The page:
"Consumers demand a lot out of their gadgets. But that puts a huge strain on the tiny parts that whir away inside desktops and mainframe computers, which do the major data crunching for us. The result is overheating," said Rahman Saidur, professor of mechanical engineering at University of Malaya in Kuala Lumpur, Malaysia.

Recent research has shown that substances called nanofluids have the potential to help keep electronics cool.
Saidur and team used a microchannel heat sink to simulate the warm environment of working electronic systems. They analyzed three nanofluids for the traits that are important in an effective coolant.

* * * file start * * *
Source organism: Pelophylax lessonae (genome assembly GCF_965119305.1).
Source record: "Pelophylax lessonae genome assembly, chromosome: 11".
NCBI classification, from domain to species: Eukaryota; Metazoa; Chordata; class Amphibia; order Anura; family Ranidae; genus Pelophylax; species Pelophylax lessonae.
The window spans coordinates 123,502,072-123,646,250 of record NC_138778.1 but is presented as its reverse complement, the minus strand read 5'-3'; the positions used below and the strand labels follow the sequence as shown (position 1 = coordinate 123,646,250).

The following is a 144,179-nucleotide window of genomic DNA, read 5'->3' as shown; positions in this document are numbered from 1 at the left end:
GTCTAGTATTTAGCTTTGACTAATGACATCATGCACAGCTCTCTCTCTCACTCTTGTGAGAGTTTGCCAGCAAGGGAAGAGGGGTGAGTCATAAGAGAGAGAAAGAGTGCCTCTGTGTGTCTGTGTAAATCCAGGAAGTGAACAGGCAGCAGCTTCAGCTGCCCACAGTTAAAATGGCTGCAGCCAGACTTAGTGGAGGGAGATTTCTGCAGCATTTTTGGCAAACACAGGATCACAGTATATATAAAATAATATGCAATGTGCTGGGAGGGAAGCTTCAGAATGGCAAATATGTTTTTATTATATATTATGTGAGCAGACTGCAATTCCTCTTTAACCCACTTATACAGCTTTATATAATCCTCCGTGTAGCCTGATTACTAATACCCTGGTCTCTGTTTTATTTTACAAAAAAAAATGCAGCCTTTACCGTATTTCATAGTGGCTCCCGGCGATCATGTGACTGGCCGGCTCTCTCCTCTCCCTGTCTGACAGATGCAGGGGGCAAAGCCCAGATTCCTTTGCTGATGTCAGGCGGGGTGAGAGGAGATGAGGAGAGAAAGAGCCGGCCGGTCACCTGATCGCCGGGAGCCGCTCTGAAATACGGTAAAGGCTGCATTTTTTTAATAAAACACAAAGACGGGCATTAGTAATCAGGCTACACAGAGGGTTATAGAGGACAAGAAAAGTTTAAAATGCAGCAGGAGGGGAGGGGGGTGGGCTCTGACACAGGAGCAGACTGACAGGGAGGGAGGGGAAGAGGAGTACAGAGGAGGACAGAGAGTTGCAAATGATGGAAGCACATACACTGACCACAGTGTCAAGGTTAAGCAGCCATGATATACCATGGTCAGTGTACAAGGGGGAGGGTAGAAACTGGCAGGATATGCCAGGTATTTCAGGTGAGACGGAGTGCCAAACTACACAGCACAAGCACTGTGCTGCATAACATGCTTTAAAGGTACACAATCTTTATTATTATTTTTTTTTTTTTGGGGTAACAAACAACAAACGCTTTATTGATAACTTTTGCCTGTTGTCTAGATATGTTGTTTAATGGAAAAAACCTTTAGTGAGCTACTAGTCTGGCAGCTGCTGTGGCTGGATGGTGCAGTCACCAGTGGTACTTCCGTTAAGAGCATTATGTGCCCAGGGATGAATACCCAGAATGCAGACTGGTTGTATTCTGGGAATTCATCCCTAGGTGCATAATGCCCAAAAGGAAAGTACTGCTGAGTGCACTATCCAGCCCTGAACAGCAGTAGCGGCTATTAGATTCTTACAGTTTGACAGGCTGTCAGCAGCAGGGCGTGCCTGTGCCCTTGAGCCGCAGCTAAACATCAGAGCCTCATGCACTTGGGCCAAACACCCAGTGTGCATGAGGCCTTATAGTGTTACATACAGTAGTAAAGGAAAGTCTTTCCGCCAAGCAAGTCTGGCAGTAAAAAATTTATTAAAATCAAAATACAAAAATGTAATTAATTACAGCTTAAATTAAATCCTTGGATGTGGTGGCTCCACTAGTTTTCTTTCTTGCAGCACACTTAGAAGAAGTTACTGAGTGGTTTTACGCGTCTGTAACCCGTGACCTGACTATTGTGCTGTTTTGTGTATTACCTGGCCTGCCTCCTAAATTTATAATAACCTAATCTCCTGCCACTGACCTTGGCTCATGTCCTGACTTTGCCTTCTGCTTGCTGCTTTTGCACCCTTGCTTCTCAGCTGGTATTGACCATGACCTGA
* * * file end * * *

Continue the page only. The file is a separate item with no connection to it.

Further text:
These include how well they transfer heat, how much energy they lose, the friction they cause and their pumping power.

"All three performed better than water as coolants with the nanofluid mixture of copper oxide and water topping them all," Saidur said.